Traci Mackie | Honour Oom Ray by naming airport after him

When the sun was setting on this date in 1989, a 69-year-old Raymond Mhlaba landed at what was then called the H F Verwoerd Airport in Port Elizabeth and the reality dawned on him that he was at last a free man.
Oom Ray, as he was affectionately called, remembered in his memoirs: “The flight to Port Elizabeth felt unreal … I pinched myself to reassure myself that I was a free man.”
He was whisked away to a police station where he spent the night before he was escorted to his family in New Brighton in the early hours of October 11.
He had spent more than 9,000 days behind bars on Robben Island and in Pollsmoor Prison as a political prisoner.
Imagine the relief, excitement and joy when he looked out of the aircraft window that October 10, minutes before touchdown and for the first time in 26 years he saw the city he loved: his home since 1938.
In part, that is why, in June this year, when the Airports Company of South Africa called for submissions for the renaming of the airport, the Raymond Mhlaba Airport was for me an obvious choice.
For Oom Ray – a celebrated struggle veteran and inaugural premier of the Eastern Cape – the city’s airport represented celebration, anticipation and growth.
Unselfishly and with distinction, he also served SA as an anti-apartheid activist, trade unionist, Umkhonto weSizwe co-founder and commanderin-chief, and in his later years, ambassador to Rwanda and Uganda.
His nickname during the nationwide Defiance Campaign, that started in Port Elizabeth in 1952, with him leading the way, was Vulindlela.
Translated from Xhosa it means “opening the way”.
This, too, has a symbolic link.
The airport serves as a gateway to the Eastern Cape, opening the way for tourism, economic growth and development.
Changing the name of an airport is not unique.
Tradition has it that airports are often named after people who enjoy a close affiliation to the location, especially a resident.
John F Kennedy Airport in New York was originally Major General Alexander E Anderson Airport, then New York International.
President John F Kennedy grew up in New York.
Somewhere between 1989 and now, the H F Verwoerd Airport was renamed the Port Elizabeth International Airport.
It symbolically shook off the shackles of apartheid represented by Verwoerd, who was prime minister from 1958 to 1966.
Verwoerd ordered the detention and imprisonment of tens of thousands of people.
Among them were Oom Ray, Govan Mbeki, Nelson Mandela, Andrew Mlangeni, Walter Sisulu, Elias Motsoaledi, Ahmed Kathrada and Denis Goldberg.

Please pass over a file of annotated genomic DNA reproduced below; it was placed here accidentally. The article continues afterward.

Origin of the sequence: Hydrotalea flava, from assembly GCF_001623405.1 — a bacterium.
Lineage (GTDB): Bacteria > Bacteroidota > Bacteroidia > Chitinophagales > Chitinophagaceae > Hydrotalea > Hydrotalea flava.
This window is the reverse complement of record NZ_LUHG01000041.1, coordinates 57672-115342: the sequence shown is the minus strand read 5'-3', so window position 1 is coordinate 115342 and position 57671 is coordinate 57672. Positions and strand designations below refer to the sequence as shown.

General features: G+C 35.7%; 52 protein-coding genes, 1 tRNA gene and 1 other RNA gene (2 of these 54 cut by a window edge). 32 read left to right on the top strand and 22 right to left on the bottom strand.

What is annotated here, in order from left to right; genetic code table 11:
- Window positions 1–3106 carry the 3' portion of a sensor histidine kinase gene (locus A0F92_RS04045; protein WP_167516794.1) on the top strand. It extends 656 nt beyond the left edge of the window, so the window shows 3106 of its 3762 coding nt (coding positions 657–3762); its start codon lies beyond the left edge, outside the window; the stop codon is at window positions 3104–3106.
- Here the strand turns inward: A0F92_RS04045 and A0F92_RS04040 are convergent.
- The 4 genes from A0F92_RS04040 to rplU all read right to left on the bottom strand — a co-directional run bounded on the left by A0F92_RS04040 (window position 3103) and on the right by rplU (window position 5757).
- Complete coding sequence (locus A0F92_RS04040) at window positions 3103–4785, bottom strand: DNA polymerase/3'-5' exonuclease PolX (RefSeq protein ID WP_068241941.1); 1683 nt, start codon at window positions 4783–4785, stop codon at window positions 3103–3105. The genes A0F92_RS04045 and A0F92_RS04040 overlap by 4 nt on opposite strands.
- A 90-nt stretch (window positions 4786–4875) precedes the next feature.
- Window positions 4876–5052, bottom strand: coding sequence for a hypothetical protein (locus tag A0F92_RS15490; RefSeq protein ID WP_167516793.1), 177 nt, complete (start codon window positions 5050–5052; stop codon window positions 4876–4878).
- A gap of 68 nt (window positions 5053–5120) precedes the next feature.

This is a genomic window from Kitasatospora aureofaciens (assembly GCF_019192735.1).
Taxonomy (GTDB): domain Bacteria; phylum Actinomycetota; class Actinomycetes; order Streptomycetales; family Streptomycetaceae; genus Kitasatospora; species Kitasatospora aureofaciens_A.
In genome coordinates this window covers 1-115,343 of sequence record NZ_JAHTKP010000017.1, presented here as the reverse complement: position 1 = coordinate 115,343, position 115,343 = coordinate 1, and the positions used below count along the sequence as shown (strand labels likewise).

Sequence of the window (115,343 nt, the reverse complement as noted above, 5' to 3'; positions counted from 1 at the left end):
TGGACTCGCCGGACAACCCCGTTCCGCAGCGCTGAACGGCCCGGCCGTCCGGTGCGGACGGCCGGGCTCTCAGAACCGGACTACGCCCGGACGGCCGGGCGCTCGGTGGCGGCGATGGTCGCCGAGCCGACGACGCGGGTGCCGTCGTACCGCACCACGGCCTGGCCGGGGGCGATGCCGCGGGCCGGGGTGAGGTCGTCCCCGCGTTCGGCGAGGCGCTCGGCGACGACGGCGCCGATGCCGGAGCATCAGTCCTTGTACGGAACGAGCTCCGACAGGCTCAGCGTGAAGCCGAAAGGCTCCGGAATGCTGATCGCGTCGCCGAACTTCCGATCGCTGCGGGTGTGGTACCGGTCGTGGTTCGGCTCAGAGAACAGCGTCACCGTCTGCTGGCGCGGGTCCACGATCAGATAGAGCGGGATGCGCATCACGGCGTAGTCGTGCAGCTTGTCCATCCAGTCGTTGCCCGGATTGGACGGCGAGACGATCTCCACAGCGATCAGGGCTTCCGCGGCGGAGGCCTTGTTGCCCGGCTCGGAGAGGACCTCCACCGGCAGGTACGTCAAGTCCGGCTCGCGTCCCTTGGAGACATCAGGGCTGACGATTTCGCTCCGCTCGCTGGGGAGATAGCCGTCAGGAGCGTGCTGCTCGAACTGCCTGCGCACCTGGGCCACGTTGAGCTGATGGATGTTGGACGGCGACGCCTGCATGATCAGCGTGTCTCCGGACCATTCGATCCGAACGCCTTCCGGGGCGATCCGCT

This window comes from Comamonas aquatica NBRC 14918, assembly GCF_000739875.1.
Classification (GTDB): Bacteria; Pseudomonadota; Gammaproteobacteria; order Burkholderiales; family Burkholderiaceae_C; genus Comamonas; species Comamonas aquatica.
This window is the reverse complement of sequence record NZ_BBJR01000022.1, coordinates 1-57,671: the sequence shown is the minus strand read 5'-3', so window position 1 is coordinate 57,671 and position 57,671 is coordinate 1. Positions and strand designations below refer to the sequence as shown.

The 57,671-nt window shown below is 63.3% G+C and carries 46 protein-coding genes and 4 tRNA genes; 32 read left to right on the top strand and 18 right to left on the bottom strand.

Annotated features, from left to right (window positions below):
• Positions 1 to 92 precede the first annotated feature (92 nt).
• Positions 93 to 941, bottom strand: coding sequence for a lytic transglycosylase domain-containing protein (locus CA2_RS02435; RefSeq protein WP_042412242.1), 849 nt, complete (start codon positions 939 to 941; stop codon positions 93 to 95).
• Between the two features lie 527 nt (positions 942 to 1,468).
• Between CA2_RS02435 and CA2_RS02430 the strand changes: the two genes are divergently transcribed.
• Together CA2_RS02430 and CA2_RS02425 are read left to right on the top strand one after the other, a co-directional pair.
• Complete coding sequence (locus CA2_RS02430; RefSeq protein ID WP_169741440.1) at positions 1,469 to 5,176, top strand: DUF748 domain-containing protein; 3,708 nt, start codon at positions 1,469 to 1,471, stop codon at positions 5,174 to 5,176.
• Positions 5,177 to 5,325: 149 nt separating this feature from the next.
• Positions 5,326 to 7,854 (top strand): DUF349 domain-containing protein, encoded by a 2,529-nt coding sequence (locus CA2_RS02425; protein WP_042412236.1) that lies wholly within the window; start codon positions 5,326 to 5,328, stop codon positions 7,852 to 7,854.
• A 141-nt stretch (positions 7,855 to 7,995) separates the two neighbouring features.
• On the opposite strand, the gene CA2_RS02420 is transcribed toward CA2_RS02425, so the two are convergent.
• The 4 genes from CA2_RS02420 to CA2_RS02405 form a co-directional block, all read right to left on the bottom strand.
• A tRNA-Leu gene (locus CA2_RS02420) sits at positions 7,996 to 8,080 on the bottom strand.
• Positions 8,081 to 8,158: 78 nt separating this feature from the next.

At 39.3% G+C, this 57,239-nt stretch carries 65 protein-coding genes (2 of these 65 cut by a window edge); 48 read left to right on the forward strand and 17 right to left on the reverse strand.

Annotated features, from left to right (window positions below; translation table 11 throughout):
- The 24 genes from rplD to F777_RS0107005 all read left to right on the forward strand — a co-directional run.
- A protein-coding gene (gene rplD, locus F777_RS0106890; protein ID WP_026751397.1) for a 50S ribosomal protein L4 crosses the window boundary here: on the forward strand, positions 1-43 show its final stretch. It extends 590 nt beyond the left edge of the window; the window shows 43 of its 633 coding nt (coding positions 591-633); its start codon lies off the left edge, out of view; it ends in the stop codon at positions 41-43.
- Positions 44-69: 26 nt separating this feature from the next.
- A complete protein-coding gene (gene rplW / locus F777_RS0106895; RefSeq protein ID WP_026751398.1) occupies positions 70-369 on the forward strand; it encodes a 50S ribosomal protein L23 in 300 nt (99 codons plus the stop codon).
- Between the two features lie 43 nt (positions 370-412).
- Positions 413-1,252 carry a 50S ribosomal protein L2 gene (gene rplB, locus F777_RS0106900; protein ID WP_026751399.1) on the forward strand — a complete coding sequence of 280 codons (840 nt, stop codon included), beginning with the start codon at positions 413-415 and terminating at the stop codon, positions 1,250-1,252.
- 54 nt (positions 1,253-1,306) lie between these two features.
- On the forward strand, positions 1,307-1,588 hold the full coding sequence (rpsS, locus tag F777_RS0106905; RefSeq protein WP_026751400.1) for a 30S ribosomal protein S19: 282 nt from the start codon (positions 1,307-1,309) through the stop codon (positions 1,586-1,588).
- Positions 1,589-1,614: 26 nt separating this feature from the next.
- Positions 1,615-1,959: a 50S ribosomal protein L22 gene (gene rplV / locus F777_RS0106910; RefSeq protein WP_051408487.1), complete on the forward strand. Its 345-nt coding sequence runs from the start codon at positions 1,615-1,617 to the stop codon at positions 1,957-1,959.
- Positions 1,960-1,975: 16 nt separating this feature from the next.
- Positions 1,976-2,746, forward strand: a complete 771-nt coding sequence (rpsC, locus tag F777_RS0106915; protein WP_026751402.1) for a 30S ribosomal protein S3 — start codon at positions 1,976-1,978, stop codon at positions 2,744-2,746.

Arrested on October 9 1963, they were prosecuted for sabotage in the iconic Rivonia Trial and sentenced to life imprisonment, narrowly escaping the death penalty.
Last week, arts and culture minister Nathi Mthethwa announced that Grahamstown would now be called Makhanda, citing more than enough good reasons why.
The renaming of geographic features was recommended by the Truth and Reconciliation Commission in line with the country’s constitution to be a form of “symbolic reparation” to address an unjust past.
Mthethwa’s announcement coincided with media reports at the weekend that the Port Elizabeth Airport was also poised for further development.
Nelson Mandela, according to previous media reports, has also been submitted as a possible name for the airport.
There are those who have argued the marketing sense of this option and that it aligns with the name of the municipality.
But, it’s a matter that goes far deeper than marketing.
The city that was Oom Ray’s home for more than 40 years has in fact done little to recognise this national icon.
He more than deserves his name prominently positioned next to and in absolute unison with that of his old friend and comrade, who already has been honoured by the Nelson Mandela Bay Municipality and Nelson Mandela University.
In his demise, one can only conjure the thoughts and wishes of Tata Mandela who in his lifetime repeatedly emphasised that more credit was due to other senior struggle veterans, who together with him led SA to democracy.
It is most appropriate to respect these wishes and that during this, Madiba’s 100th birthday year, he would want nothing more than to have the Port Elizabeth Airport renamed the Raymond Mhlaba Airport.
Oom Ray was a humble man, a loyal and dedicated servant of SA.
At all times he evoked unity and patriotism, opening the way for all his countrymen and women to reach great heights.
So, one day soon I hope that when a plane touches down or soars into the sky, it carries with it the spirit of Oom Ray as the namesake of Port Elizabeth’s airport, reminding all who use it, albeit ironically, of the passage of freedom that the H F Verwoerd Airport offered on October 10 1989, welcoming Oom Ray home.
Traci Mackie is the acting CEO of the Raymond and Dideka Mhlaba Foundation.

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